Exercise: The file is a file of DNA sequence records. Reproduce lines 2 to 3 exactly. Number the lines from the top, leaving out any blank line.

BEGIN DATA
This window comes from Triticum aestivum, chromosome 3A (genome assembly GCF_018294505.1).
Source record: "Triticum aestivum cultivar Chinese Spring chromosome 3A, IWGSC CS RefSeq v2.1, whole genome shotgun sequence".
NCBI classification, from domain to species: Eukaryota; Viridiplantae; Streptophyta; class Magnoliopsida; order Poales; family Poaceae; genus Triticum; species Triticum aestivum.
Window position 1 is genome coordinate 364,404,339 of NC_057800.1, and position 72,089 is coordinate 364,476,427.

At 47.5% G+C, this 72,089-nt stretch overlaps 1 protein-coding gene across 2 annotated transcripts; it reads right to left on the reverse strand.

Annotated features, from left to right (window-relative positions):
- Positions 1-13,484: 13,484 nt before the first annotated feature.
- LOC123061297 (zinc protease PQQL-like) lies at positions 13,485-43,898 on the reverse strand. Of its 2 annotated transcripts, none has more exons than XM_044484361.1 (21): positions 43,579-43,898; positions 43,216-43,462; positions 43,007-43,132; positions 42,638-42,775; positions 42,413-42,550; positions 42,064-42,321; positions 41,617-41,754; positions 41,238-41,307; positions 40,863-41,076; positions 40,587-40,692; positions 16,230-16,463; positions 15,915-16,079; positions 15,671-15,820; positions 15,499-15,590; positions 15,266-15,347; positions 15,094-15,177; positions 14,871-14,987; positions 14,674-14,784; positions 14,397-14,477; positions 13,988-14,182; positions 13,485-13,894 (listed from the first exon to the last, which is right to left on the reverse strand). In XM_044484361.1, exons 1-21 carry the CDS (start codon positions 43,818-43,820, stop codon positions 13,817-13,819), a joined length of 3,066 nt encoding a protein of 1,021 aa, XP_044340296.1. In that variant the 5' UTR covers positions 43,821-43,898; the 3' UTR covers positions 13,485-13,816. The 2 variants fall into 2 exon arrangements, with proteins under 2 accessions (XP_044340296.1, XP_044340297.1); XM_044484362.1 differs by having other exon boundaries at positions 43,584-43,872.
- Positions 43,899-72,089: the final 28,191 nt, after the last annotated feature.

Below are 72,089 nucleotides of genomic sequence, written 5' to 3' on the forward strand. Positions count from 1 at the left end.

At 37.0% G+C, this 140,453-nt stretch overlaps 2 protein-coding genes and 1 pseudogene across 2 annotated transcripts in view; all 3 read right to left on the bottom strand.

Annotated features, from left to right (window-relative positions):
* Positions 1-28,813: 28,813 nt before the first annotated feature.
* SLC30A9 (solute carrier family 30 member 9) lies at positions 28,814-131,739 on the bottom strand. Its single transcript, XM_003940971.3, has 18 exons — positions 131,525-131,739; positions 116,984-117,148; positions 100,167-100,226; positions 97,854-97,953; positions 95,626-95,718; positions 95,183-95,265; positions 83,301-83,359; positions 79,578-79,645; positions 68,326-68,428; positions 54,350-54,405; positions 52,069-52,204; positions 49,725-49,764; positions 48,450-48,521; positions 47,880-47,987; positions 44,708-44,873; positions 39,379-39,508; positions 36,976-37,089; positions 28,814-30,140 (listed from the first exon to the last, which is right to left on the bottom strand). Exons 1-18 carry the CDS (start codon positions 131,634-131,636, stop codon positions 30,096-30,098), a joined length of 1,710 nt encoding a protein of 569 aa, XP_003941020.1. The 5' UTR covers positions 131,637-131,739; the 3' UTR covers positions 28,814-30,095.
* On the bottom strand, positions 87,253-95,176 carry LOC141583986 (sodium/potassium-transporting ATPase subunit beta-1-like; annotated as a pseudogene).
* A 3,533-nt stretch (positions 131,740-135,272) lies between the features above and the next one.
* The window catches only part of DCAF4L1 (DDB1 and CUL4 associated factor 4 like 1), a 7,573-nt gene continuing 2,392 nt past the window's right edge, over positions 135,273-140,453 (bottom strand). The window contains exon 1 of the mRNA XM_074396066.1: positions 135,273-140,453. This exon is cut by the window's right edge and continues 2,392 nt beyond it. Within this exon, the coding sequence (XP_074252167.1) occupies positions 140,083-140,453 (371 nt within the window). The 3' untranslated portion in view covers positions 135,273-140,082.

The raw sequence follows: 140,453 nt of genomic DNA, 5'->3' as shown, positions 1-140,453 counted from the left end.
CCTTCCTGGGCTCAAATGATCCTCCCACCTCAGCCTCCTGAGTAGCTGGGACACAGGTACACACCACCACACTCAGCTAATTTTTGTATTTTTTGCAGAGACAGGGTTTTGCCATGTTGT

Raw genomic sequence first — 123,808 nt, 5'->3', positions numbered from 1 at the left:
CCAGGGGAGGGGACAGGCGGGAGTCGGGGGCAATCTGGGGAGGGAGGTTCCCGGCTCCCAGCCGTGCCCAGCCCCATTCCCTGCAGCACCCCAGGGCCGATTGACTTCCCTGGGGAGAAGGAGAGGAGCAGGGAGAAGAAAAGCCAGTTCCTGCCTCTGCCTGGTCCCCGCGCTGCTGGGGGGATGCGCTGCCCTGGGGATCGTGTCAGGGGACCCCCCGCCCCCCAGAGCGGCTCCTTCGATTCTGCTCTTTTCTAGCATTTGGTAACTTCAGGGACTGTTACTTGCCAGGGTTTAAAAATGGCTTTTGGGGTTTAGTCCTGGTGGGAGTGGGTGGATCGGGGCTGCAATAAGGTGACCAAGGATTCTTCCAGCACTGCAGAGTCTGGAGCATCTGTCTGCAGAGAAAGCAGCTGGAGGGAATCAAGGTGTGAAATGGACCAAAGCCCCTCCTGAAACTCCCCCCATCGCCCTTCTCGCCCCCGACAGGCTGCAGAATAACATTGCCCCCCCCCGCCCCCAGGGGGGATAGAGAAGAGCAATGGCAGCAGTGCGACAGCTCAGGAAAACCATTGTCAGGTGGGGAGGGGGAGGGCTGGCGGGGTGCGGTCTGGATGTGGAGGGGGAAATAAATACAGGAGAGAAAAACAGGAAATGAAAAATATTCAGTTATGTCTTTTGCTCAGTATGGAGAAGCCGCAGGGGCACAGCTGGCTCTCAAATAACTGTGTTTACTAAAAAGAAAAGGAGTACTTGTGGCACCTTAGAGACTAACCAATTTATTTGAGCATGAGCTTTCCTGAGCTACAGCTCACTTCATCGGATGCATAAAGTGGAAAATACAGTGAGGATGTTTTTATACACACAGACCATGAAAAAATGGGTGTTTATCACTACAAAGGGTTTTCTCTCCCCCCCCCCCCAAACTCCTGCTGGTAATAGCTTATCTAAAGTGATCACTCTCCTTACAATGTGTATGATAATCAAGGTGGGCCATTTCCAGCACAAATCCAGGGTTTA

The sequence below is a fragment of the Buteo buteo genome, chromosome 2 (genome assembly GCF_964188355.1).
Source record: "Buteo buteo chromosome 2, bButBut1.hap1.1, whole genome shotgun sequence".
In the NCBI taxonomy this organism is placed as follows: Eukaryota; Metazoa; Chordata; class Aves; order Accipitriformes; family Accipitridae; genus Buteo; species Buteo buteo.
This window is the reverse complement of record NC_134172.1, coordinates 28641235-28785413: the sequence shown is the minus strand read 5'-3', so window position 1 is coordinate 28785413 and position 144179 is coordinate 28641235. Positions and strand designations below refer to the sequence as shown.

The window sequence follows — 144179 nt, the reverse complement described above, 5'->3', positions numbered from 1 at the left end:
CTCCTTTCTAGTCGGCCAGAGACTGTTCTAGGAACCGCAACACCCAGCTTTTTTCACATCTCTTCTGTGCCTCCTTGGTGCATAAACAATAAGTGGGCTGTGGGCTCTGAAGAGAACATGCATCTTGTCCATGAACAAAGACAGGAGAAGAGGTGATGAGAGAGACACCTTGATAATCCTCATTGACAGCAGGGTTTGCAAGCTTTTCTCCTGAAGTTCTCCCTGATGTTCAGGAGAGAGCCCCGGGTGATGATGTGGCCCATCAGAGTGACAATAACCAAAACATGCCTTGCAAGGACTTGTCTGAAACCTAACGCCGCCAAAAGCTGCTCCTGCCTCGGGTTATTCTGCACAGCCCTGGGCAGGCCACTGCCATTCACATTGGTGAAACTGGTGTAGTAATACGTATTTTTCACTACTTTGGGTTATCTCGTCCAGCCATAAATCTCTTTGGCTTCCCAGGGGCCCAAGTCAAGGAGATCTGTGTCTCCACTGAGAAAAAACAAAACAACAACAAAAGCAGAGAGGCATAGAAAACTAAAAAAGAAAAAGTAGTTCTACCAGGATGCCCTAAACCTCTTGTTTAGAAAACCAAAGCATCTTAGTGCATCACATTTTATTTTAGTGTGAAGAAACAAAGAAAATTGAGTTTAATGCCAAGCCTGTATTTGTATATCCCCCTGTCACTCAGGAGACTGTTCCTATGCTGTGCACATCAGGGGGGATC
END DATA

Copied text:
Source record: "Triticum aestivum cultivar Chinese Spring chromosome 3A, IWGSC CS RefSeq v2.1, whole genome shotgun sequence".
NCBI classification, from domain to species: Eukaryota; Viridiplantae; Streptophyta; class Magnoliopsida; order Poales; family Poaceae; genus Triticum; species Triticum aestivum.